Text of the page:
John, I think you guys do a great job. You don't allow your self or IPVM, to get bullied into staying mainstream. I have yet to find another resource that provides the testing, news, etc. that IPVM provides. And to be honest, sometimes I like you and sometimes I don't... but here I am.

I’m tempted to post a Bye Felicia meme, but that meme is almost as old as these arguments. Give me one source better than IPVM for our industry. I will be waiting.

I don’t always agree with every single article, but I always respect the effort they put into their work. The independent aspect of the reviews is unparalleled. Sure they have their favorites and disliked brands, but it’s usually for reasons I can understand, even if my stance is different. It’s ok to not agree 100%.

In today’s cancel culture, I swear people just need to have such a hard line on every single subject. Nuance is dead. (See even I have this flaw). Tribalism is alive and well. Ride or die. It’s absurd.

Thanks to John and his crew for the amazing work they do. I wouldn’t be where I am today without this space, it’s content, and the many great members who contribute here.

I admit, I’m ride or die with IPVM!! ✌🏻

Wow JD, So if IPVM opened up a youtube like superchat where other's can donate a monetary value to posts like/hated in this thread you would already have this month's subscription rent paid. Perhaps IPVM could take 25% of each superchat for hosting that service.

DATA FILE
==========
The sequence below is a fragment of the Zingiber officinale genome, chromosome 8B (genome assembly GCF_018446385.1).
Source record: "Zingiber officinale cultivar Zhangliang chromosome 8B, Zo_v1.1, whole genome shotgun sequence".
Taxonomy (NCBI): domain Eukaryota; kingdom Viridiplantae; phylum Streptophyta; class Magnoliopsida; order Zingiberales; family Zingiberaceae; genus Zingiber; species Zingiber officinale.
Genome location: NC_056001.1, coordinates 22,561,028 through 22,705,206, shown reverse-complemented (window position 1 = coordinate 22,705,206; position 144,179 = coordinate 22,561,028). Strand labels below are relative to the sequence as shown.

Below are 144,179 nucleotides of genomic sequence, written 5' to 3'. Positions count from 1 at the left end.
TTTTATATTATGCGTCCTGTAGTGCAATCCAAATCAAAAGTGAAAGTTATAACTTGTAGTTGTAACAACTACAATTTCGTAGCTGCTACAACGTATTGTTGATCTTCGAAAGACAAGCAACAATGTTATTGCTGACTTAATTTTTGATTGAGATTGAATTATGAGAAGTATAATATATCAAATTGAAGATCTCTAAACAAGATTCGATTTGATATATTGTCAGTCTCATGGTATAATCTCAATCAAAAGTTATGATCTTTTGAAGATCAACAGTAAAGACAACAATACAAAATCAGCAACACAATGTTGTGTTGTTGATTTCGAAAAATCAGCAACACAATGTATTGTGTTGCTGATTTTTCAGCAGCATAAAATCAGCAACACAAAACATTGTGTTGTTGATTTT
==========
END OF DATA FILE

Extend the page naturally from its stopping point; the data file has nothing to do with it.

IPVM, hook us up so the subscribers and UDers can donate to on reports, posts, trolls and wish lists, just cap it so it is not so serious, nothing over 2 bucks?

...you would already have this month's subscription rent paid.

based on the big board, i'm pretty sure JD's subscription has already been extended gratuitously well into the next decade :)

Definitely! Best of Luck!

I believe I have (gladly) paid for a one year subscription twice, starting in 2012. I believe everyone has a chance at contributing and receiving credit. We all get the opportunity to complete polls and other questionnaires. My current sub expires in Dec 2024, so I guess I’ve banked enough credits. I appreciate the opportunity to earn sub credits, but at $199/yr I would surely pay if needed.

If anything, this just speaks even more to the reasons to trust John and his crew. Not only do they NOT take ad money or industry bribes, they offer free access to people who contribute.

Whether or not my “contributions” rise to your standard of worthwhile is another question entirely. 🤣

My current sub expires in Dec 2024

Class of '28 here :)